How did I get here – my journey into the world of assistive technology.

Picture of Antoinette VerdoneI thought that since my website is finally finished and I am getting settled into my new home of Austin, TX – I should formally introduce myself and give a little history about myself.  When people ask me what I do, it is difficult for me to come up with a quick answer.  My canned answer is that I am a rehab engineer who works with people with disabilities to get the technology that they need.

This does not really describe what I do, but is the best one liner that I have come up with.

My journey into assistive technology started way back in 6th grade.  I went to a public school in Metairie, LA that also had a school for special needs kids.  There was a program called “Lunch Buddies” where a pair of 6th graders were matched with a special needs child, and on a regular basis we would eat lunch together.  There were also other events where we would get to do things with our “buddy.”  This was my first personal encounter with a person with a disability.  I have to credit the administration at that school because I never felt like the special needs kids were any less than the rest of us.  We also had an activity where we “put on” a disability for a day.  I think mine was deafness where I had to wear ear muffs, and others wore blindfolds or used a wheelchair for the entire day.  This was way back in 1986, so I think this was pretty progressive for the time.  Also, over the summer after 6th grade I volunteered to help in one of the classrooms where the more severely disabled kids got help outside of regular school hours.  I did not realize it at the time, of course, but I think that this positive, early encounter with people with disabilities shaped my understanding of disability as well as prepared me for my future work.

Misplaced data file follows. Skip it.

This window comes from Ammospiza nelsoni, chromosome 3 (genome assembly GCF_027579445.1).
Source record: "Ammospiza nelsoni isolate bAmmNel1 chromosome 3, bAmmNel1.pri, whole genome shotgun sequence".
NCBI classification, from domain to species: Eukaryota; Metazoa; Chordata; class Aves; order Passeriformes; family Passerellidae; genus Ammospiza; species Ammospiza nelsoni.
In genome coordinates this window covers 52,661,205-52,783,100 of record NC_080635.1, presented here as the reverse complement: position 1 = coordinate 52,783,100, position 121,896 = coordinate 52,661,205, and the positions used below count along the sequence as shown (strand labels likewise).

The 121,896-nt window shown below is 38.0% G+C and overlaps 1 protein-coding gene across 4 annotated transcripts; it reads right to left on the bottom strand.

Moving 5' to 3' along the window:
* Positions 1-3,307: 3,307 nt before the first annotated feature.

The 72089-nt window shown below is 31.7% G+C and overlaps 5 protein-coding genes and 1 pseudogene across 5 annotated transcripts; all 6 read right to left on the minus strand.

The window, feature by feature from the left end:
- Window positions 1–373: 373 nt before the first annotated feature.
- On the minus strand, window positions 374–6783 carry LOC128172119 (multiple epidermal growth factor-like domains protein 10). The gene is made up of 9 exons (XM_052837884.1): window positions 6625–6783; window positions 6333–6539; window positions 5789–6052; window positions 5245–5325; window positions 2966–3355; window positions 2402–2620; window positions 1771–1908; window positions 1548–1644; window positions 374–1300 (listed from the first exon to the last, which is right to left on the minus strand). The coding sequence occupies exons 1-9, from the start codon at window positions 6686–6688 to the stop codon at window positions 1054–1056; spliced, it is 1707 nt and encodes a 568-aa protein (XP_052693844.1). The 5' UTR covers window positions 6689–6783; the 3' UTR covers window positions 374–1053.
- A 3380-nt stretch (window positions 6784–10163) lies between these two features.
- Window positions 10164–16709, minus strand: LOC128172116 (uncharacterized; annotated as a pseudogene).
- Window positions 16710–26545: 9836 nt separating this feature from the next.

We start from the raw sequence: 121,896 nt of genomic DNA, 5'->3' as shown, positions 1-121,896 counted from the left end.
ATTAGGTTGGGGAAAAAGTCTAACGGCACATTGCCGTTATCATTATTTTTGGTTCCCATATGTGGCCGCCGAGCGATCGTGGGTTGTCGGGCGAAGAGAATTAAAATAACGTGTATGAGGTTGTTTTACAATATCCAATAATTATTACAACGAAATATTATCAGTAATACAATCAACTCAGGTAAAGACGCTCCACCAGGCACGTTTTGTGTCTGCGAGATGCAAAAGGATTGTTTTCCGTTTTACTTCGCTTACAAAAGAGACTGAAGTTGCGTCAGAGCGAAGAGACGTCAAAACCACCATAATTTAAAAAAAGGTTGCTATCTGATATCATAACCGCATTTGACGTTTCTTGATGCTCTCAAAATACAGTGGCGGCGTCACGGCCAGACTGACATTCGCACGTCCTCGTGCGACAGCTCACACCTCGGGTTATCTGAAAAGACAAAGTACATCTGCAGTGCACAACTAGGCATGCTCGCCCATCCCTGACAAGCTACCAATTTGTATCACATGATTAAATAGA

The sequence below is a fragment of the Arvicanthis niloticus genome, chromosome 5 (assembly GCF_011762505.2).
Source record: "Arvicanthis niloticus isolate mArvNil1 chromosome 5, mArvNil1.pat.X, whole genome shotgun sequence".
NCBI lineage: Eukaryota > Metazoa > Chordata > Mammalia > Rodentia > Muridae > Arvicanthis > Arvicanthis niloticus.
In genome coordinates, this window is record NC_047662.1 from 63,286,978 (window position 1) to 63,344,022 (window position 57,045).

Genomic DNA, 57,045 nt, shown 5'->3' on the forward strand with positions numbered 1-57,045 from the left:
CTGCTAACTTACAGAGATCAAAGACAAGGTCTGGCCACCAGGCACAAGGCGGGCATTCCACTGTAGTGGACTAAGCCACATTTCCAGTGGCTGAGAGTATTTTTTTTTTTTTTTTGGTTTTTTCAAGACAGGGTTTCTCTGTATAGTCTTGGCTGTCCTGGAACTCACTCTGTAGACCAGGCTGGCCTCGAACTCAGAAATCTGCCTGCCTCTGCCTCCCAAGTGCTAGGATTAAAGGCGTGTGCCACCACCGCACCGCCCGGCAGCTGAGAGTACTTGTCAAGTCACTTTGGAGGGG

Fast forward to high school.  I was a pretty stereotypical nerd (before being a nerd was cool) – all the way down to the AV club and backstage theater antics.  I excelled in math and science and decided to major in engineering.

Mind you, I had absolutely no idea what engineers did, but as I began my course work on my undergraduate degree, I knew that engineering was for me.  I loved learning how the world works in such detail.  I also loved learning how to design and build things in my head that actually worked in real life!

Since I grew up and went to college in New Orleans, the oil industry looms large in the engineering world.  I was blessed to have summer jobs that helped me to know that the oil industry, or any other big industry was not for me!  The idea of helping people with my engineering skills was very attractive to me.  And to make a long story short, I ended up in graduate school for Biomedical Engineering, with an emphasis in Rehab Engineering.

As I learned about computer access, home mods, X-10 and all other things AT related, I soaked it all up and could not wait to put those skills to use.  Before graduate school, I had no idea that the world of AT existed.  I truly felt that I found my calling.

Rehab engineers are a rare breed.  Most people who are practicing in the assistive technology world are occupational therapists or physical therapists or others with a more medical perspective.  Rehab engineers come to the party as expert problem solvers.  I feel that this was the objective of my education – how to take a problem and break it down into pieces and come up with a solution.  This is the approach needed for all assistive technology problems.  Of course you have to have an understanding of the medical issues involved, but in my humble opinion, I think that having an engineering background best suits someone to solve assistive technology problems.  As an engineer, I am looking at all the moving parts of the problem and trying to find a cohesive solution.  Being knowledgeable of the inner workings of technology and not being afraid to “hack” something together is what we do.  Today, custom designs are rarely needed with the vast array of products on the market, but occasionally that is necessary.

Ok, so your legs don’t work, no big deal, this is just a constraint that I put in the problem and figure a way around it.  This is the kind of thinking that gets me excited – how can I figure out a way to solve this problem.  What products out there will help this person, what strategy needs to be used to allow them to perform the task?  Do I have to build something to make it all work together?

Over my ten year career, I have worked in state government and in the non-profit setting.  Now, I am hanging up my shingle and going out into the world to find people who need my help and solving their problems.